Born in 1924 in New York, Beverly Pepper’s career as a sculptor has spanned forty years. Originally a painter, she turned to sculpture, because she felt its three-dimensional form provided a better vehicle for displaying power and emotion. Early works were in wood, then stainless steel, and they were always abstract.  In the 1970’s Pepper was influenced by environmental art, becoming associated with the Earth Art Movement.

She converted to iron as her medium of choice, because the weathered finish conveyed a natural, earthy feeling.  She began enlarging her sculptures, giving her strong elemental, monumental shapes a decided linear quality.   Those qualities, combined with an emphasis on the textural quality of the piece, are all present in Split Ritual.
Ms. Pepper’s works have been shown in museums, galleries and public sites in the U.S. and throughout Europe.  She is represented in the major collections of governments, universities, corporations and private citizens the world over.
Whether you are sitting on the patio behind Arbor House or are rounding the corner from the side gardens, Beverly Pepper’s handsome sculpture makes a statement.  It was installed in 1992 and is located on a grassy hill, some distance from the end of the perennial borders.  There are four distinct shapes, each 10 feet high, forming the sides of an 8 foot square and connected by an iron base.  While not intended to replicate anything specific, many believe the ductile iron shapes represent large versions of sculpting tools.  The artist preferred to view them as totemic sentinels forming a spiritual altar.  It was a way of expressing her belief that the human spirit will prevail despite the threat of nuclear and racial holocausts.  It is a philosophy to which all of us can relate after September 11th.

Friendship Garden House

During discussion of the proposed design of Friendship Garden, it was suggested that a garden shed (later called Friendship Garden House) be incorporated into the plan.  Originally the objective was to provide convenient storage for garden tools and equipment.
The Washington architect chosen for the project was Christopher B. Lethbridge.   He took the concept of a tool shed a step further, creating a structure which would “add something to rather than intrude upon” the garden.  Twelve-foot square, the building is clad in tongue-and-groove cedar boards, capped with a cedar-shake roof and mounted with four copper “bulls-eye” dormer windows.  The construction materials were designed to weather, allowing the structure to age gracefully while requiring minimum maintenance.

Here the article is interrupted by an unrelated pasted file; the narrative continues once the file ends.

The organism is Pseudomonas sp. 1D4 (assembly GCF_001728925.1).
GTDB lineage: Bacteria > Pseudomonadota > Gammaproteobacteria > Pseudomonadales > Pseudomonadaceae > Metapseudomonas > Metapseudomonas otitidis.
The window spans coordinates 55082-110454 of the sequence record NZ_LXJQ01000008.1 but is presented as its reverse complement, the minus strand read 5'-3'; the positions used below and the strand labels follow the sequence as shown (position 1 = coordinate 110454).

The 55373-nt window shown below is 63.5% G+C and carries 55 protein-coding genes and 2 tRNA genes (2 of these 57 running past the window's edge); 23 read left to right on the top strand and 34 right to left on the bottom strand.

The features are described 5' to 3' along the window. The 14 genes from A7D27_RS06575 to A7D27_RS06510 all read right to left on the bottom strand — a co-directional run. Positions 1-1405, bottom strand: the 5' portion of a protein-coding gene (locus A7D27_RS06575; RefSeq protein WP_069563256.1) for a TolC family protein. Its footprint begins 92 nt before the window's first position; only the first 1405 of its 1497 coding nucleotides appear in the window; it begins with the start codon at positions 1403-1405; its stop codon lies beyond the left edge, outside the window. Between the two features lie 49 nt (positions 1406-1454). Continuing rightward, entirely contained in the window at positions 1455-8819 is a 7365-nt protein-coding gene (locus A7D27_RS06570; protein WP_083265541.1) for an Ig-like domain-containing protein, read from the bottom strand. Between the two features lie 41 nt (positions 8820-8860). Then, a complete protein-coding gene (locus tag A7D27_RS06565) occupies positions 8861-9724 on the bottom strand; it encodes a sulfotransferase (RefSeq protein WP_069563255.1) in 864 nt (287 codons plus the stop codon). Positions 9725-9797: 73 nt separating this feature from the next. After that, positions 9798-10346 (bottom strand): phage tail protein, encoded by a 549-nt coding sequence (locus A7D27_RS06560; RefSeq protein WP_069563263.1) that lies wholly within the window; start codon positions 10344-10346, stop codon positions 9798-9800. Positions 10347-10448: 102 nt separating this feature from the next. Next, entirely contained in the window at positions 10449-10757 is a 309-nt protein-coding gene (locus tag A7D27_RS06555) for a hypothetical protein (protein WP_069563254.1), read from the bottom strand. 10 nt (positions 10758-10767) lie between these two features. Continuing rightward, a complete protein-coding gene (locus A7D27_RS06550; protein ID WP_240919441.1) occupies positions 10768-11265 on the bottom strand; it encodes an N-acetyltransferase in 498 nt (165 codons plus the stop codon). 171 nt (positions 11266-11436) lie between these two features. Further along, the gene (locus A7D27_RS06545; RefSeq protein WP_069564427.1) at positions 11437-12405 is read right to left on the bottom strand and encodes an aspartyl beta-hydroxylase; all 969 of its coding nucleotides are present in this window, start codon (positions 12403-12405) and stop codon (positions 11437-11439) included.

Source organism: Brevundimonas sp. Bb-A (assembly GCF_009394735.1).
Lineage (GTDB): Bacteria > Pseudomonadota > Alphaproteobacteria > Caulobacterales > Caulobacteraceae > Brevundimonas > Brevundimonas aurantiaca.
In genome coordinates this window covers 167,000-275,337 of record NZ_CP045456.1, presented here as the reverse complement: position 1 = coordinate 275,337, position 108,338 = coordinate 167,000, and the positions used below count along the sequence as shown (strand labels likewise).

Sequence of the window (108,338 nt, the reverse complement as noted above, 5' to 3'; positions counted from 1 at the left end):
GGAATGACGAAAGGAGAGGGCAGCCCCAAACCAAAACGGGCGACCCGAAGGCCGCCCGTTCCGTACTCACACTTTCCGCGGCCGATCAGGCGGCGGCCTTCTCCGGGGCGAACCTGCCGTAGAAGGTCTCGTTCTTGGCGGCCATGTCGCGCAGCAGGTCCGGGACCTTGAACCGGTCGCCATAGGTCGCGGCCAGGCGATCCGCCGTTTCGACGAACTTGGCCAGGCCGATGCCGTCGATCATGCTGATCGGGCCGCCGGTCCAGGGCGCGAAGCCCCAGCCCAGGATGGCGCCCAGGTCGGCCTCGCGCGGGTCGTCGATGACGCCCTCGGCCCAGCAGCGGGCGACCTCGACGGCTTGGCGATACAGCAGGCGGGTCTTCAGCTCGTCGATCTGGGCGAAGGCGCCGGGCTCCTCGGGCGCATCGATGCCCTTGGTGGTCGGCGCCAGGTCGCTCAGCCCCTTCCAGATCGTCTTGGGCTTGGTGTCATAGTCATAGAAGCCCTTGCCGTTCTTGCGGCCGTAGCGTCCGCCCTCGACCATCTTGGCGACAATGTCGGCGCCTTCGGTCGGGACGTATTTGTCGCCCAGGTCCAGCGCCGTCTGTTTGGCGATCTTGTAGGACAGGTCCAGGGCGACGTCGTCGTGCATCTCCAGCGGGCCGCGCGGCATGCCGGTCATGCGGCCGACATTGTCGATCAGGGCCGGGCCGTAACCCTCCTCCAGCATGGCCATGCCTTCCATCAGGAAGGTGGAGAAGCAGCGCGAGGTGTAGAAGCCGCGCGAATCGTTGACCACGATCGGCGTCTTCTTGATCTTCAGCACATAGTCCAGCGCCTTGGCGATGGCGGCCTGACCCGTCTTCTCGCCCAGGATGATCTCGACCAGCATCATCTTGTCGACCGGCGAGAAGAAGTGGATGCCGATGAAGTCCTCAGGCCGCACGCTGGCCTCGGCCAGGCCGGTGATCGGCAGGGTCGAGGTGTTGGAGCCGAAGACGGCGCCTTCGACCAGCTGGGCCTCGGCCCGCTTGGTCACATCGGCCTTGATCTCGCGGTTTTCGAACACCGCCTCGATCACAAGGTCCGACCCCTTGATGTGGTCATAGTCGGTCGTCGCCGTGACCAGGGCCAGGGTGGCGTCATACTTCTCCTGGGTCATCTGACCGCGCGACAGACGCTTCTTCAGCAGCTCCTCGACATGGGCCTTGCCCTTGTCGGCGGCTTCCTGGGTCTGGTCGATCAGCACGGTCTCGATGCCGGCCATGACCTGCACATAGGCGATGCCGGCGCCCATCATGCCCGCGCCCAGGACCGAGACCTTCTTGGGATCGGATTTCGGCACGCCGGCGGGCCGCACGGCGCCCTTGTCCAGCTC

The building was placed off to the side of Arbor House behind a perennial border in a grove of tall white oaks.  Shuttered panels are located on either side.  One contains a listing of the NGC regions and states, and the other details the purpose of the garden, itself. Large double doors at the rear open to the interior storage area. The front elevation faces Friendship Garden.  Its generous eave provides a canopy for built-in bench seating.  In summer, the bench is flanked by containers of caladiums.
Lethbridge donated his services to the project that, at a cost of $27,000, may be a bit ambitious for most residential properties.  In fact some have called the shed a monument to the art of gardening and referred to it as a garden pavilion. Adrian Higgins, now garden editor of The Washington Post but in 1991 senior editor of Garden Design, believed its classic lines would “inspire home gardeners to think more about the aesthetics and siting of outbuildings” – essential in good garden design. On your next visit to the Arboretum, explore the exterior of Friendship Garden House, sit on the bench under the canopy, and enjoy the garden from yet another point of view.

The New American Garden